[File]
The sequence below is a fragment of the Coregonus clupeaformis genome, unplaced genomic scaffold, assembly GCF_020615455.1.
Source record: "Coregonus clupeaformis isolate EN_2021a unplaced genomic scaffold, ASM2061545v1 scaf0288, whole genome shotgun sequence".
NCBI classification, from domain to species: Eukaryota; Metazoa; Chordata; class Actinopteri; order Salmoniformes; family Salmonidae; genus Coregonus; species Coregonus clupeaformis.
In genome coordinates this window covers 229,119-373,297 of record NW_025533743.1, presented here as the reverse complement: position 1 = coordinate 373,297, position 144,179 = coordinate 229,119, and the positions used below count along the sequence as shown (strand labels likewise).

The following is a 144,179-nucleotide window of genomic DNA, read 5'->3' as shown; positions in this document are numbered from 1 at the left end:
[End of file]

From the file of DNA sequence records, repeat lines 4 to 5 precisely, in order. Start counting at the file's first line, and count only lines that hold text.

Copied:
In genome coordinates this window covers 229,119-373,297 of record NW_025533743.1, presented here as the reverse complement: position 1 = coordinate 373,297, position 144,179 = coordinate 229,119, and the positions used below count along the sequence as shown (strand labels likewise).

The following is a 144,179-nucleotide window of genomic DNA, read 5'->3' as shown; positions in this document are numbered from 1 at the left end: